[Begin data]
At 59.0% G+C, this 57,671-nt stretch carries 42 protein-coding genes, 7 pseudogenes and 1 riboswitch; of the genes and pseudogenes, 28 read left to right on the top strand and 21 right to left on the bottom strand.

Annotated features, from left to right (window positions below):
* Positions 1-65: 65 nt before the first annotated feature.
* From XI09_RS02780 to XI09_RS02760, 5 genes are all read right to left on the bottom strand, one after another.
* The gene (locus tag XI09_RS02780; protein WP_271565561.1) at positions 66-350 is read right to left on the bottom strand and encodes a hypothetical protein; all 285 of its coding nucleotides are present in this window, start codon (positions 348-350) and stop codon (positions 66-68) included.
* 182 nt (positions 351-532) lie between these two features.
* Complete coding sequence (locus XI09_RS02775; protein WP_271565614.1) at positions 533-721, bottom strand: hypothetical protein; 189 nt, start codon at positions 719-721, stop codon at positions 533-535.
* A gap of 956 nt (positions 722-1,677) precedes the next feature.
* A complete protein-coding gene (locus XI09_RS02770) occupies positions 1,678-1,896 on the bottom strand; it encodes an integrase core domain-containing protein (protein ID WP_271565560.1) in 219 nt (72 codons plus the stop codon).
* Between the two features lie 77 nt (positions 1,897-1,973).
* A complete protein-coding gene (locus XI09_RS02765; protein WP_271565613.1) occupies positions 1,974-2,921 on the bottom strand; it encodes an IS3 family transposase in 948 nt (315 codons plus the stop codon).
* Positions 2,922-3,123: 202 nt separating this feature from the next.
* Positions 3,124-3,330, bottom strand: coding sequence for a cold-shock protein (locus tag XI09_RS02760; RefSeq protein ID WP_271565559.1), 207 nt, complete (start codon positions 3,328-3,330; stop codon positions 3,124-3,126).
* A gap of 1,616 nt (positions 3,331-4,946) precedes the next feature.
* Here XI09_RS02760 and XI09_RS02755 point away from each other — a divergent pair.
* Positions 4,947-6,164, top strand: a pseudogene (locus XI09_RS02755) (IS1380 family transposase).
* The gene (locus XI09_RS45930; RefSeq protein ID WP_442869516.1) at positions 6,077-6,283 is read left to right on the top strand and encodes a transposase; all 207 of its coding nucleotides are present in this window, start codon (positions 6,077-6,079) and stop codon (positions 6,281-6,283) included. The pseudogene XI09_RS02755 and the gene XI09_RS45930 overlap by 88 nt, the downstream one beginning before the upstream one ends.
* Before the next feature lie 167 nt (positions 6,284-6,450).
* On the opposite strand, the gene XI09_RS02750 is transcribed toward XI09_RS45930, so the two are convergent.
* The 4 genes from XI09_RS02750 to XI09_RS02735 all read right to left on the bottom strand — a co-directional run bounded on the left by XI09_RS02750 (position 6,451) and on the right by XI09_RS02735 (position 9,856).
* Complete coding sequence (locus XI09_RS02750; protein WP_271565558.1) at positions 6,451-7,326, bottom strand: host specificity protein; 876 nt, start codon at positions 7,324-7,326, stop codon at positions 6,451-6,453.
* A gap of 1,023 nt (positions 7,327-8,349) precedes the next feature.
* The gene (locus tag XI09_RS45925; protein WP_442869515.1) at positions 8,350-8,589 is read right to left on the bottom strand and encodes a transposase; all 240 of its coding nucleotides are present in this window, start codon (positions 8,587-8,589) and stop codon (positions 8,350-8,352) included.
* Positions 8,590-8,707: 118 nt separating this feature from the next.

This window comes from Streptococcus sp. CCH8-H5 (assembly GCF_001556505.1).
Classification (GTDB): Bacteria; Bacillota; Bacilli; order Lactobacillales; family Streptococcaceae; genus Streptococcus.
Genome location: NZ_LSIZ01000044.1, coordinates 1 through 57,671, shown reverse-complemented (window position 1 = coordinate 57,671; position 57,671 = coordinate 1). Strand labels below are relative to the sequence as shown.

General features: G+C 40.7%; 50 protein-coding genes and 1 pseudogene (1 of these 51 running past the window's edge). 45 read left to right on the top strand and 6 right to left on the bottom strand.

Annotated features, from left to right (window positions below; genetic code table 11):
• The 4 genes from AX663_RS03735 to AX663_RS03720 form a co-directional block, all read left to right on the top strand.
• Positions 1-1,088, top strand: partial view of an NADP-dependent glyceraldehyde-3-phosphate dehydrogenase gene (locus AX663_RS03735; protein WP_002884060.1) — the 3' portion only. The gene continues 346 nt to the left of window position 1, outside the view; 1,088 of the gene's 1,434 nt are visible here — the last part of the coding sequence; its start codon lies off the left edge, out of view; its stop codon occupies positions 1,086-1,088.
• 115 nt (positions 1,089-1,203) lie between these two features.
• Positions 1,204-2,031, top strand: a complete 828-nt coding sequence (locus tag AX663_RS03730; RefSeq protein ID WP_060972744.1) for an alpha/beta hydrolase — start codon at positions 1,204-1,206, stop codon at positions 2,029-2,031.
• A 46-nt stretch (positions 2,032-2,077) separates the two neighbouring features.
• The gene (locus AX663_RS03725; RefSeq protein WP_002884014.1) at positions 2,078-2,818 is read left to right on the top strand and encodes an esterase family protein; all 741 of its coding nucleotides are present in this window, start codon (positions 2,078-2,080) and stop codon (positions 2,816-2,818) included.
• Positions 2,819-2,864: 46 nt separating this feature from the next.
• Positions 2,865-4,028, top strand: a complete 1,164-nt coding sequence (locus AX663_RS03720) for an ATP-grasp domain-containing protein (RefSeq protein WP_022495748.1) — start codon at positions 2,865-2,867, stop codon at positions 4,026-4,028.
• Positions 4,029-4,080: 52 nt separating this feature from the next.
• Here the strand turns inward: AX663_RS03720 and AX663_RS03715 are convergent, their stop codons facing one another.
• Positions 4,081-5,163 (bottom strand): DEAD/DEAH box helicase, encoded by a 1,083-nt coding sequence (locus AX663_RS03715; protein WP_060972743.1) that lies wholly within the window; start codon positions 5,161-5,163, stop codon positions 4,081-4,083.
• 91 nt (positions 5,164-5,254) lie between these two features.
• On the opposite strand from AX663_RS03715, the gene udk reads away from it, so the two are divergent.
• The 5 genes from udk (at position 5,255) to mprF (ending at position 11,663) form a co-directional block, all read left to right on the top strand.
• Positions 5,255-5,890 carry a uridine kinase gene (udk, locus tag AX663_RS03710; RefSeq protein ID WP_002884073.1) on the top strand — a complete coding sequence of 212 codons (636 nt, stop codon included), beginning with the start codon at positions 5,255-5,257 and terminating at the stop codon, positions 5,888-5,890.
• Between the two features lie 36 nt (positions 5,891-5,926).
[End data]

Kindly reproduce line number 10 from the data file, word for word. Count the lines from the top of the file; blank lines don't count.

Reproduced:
* Between the two features lie 77 nt (positions 1,897-1,973).